"They'll look over the options and say, 'Hey, I want that one,'" says Reed. "It's up to our industrial designers to make our tools ones that consumers can't resist. ZPrinters help us make concept models that let our designers verify that the product they've created on the computer will look, feel, and handle in a way that consumers will love."
3D printers produce physical models of computer-aided designs much as document printers print business letters from word-processing files. Z Corp.'s 3D printers are fast, affordable, and capable of simultaneously printing a prototype in multiple colors, says a spokesperson.
"Color is very important," Reed says. "The ZPrinters display fine detail in high resolution and accuracy, including logos, labels, and tiny LED control lights. This saves us from having to mask and paint our models, which would be expensive and time-consuming and produce a second-rate model. We can ZPrint a model overnight and have a great-looking, multicolored concept prototype the next morning. The process would take a week or more if we did it the old way, via CNC and hand-painting. Realistically, ZPrinting is our only option for fast, colored models."
Time savings were critical for a recent international design review. Less than 48 hours before a big meeting, SBD designers outside the United States sent Reed's team a CAD design for a new, stackable toolbox. ZPrinting was the only option.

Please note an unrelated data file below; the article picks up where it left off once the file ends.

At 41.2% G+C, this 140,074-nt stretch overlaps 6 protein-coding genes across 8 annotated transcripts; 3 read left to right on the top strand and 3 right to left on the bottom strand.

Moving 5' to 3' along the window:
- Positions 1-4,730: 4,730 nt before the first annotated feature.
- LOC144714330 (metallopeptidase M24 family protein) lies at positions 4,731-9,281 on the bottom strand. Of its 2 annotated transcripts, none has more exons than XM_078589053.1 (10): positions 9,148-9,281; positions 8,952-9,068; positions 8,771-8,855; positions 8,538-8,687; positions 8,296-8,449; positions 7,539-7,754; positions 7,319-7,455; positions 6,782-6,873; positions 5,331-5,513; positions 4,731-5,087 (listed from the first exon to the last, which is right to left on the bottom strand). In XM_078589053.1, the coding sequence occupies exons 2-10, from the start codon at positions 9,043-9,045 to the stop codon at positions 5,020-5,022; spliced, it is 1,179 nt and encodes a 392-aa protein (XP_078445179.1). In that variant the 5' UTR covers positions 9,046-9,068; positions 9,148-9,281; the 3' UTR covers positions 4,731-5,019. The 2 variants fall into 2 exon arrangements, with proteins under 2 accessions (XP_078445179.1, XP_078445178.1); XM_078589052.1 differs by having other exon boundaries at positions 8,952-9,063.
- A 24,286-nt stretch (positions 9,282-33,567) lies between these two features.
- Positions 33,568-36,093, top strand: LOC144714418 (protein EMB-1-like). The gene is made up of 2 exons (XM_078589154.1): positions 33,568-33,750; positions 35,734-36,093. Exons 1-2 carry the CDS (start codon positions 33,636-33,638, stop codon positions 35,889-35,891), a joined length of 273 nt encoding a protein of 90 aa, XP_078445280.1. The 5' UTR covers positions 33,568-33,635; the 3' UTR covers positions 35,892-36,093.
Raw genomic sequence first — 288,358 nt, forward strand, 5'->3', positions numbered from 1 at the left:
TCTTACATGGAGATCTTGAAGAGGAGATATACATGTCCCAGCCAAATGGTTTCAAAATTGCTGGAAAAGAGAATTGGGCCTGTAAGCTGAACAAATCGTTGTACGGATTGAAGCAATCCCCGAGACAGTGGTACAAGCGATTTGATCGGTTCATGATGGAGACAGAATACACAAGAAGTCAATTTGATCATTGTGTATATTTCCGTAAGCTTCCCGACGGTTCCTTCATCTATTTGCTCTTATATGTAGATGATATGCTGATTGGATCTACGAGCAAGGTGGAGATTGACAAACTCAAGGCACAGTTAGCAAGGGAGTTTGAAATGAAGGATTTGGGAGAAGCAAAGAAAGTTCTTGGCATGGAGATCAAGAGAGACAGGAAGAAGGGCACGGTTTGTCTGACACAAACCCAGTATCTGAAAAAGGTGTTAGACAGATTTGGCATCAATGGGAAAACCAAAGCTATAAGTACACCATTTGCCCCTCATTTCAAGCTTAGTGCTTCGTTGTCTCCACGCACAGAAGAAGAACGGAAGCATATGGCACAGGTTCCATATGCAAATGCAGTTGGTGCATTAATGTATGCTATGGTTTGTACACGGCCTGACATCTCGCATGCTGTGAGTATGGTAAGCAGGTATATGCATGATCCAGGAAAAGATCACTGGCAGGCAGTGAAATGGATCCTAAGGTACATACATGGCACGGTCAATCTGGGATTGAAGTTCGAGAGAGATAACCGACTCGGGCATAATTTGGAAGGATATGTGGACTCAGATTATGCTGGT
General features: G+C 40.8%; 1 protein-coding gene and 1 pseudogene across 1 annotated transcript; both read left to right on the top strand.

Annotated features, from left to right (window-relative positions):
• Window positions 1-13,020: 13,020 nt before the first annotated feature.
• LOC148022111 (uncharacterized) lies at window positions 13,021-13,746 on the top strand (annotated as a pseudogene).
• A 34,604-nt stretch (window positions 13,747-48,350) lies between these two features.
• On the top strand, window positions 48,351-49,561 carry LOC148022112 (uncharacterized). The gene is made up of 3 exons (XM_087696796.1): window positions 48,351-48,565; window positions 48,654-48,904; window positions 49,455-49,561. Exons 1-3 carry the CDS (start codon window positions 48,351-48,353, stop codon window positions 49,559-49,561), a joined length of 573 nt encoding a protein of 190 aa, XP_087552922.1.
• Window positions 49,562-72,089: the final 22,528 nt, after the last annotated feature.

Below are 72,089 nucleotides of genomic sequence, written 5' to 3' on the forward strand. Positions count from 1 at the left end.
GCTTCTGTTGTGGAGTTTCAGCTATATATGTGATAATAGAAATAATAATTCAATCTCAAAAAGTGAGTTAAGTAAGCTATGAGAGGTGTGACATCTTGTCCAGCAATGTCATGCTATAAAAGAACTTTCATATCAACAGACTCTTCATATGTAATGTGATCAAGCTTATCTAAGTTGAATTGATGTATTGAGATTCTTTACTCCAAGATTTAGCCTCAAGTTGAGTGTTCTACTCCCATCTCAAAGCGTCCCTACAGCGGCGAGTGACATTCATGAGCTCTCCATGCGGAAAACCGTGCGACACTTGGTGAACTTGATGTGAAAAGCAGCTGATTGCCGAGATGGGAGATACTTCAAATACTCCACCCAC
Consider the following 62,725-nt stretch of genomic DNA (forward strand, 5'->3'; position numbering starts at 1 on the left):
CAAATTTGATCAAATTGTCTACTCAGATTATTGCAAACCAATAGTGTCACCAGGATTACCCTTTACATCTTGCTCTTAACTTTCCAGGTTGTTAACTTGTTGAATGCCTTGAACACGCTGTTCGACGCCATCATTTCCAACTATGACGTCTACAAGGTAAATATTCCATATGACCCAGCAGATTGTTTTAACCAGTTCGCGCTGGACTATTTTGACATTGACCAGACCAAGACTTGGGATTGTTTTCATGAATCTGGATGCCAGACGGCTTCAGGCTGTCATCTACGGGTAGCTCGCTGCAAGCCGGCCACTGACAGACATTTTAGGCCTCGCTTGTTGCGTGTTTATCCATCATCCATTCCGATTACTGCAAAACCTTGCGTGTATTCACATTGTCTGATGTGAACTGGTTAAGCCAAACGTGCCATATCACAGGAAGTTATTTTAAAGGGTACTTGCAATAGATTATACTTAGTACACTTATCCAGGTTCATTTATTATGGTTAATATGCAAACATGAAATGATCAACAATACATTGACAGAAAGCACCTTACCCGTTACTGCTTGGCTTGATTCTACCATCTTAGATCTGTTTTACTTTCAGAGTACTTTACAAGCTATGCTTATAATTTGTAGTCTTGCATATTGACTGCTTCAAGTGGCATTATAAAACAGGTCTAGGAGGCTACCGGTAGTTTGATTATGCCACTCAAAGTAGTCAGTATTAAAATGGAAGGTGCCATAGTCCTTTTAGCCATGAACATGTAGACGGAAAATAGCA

"It was a very large model that we printed in three parts," Reed explains. "The ZPrinter made the project easy, we finished the model a day early, and the design review was a total success. The ZPrinter's quick turnaround is a big factor in shortening our time to market and beating competitors to the punch."
In addition to color and speed advantages, Stanley Black & Decker's ZPrinters generate models more affordable than CNC machining, enabling more concept prototypes earlier in the development phase. Later in the confirmation stage, the team may print out a wall-thickness shell model, saving additional money on material.
"All these steps," says Reed, "simply mean better design."